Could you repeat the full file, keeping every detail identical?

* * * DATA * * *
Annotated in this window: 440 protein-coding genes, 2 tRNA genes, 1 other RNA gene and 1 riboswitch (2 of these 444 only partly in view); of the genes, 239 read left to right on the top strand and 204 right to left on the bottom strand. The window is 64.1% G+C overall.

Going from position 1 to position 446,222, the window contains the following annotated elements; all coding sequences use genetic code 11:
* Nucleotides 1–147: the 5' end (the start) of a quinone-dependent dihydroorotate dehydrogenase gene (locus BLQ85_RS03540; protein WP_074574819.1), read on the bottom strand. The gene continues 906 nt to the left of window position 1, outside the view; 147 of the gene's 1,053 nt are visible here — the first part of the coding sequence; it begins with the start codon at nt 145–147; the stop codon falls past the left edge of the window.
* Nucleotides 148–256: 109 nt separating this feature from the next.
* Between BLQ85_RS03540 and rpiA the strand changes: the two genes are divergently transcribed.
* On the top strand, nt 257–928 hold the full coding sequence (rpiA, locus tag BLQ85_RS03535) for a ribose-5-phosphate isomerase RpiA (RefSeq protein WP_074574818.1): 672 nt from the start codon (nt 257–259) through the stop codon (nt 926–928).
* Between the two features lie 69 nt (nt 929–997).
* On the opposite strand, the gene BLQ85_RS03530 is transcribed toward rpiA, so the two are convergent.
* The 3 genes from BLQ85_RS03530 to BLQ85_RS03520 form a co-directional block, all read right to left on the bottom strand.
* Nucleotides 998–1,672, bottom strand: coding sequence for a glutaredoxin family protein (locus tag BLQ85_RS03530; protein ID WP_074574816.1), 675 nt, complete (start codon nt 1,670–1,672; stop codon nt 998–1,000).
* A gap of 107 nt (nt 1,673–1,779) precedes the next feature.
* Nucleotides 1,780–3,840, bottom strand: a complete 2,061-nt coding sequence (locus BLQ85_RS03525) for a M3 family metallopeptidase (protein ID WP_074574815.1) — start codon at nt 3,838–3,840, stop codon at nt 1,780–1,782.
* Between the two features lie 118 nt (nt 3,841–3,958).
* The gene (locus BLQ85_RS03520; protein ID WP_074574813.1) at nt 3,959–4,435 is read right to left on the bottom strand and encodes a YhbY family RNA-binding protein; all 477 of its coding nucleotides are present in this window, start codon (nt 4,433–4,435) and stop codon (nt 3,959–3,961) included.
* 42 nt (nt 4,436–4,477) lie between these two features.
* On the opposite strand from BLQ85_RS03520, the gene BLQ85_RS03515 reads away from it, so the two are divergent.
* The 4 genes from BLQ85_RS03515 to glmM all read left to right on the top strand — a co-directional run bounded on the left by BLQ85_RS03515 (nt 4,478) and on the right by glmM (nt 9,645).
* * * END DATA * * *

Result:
Annotated in this window: 440 protein-coding genes, 2 tRNA genes, 1 other RNA gene and 1 riboswitch (2 of these 444 only partly in view); of the genes, 239 read left to right on the top strand and 204 right to left on the bottom strand. The window is 64.1% G+C overall.

Going from position 1 to position 446,222, the window contains the following annotated elements; all coding sequences use genetic code 11:
* Nucleotides 1–147: the 5' end (the start) of a quinone-dependent dihydroorotate dehydrogenase gene (locus BLQ85_RS03540; protein WP_074574819.1), read on the bottom strand. The gene continues 906 nt to the left of window position 1, outside the view; 147 of the gene's 1,053 nt are visible here — the first part of the coding sequence; it begins with the start codon at nt 145–147; the stop codon falls past the left edge of the window.
* Nucleotides 148–256: 109 nt separating this feature from the next.
* Between BLQ85_RS03540 and rpiA the strand changes: the two genes are divergently transcribed.
* On the top strand, nt 257–928 hold the full coding sequence (rpiA, locus tag BLQ85_RS03535) for a ribose-5-phosphate isomerase RpiA (RefSeq protein WP_074574818.1): 672 nt from the start codon (nt 257–259) through the stop codon (nt 926–928).
* Between the two features lie 69 nt (nt 929–997).
* On the opposite strand, the gene BLQ85_RS03530 is transcribed toward rpiA, so the two are convergent.
* The 3 genes from BLQ85_RS03530 to BLQ85_RS03520 form a co-directional block, all read right to left on the bottom strand.
* Nucleotides 998–1,672, bottom strand: coding sequence for a glutaredoxin family protein (locus tag BLQ85_RS03530; protein ID WP_074574816.1), 675 nt, complete (start codon nt 1,670–1,672; stop codon nt 998–1,000).
* A gap of 107 nt (nt 1,673–1,779) precedes the next feature.
* Nucleotides 1,780–3,840, bottom strand: a complete 2,061-nt coding sequence (locus BLQ85_RS03525) for a M3 family metallopeptidase (protein ID WP_074574815.1) — start codon at nt 3,838–3,840, stop codon at nt 1,780–1,782.
* Between the two features lie 118 nt (nt 3,841–3,958).
* The gene (locus BLQ85_RS03520; protein ID WP_074574813.1) at nt 3,959–4,435 is read right to left on the bottom strand and encodes a YhbY family RNA-binding protein; all 477 of its coding nucleotides are present in this window, start codon (nt 4,433–4,435) and stop codon (nt 3,959–3,961) included.
* 42 nt (nt 4,436–4,477) lie between these two features.
* On the opposite strand from BLQ85_RS03520, the gene BLQ85_RS03515 reads away from it, so the two are divergent.
* The 4 genes from BLQ85_RS03515 to glmM all read left to right on the top strand — a co-directional run bounded on the left by BLQ85_RS03515 (nt 4,478) and on the right by glmM (nt 9,645).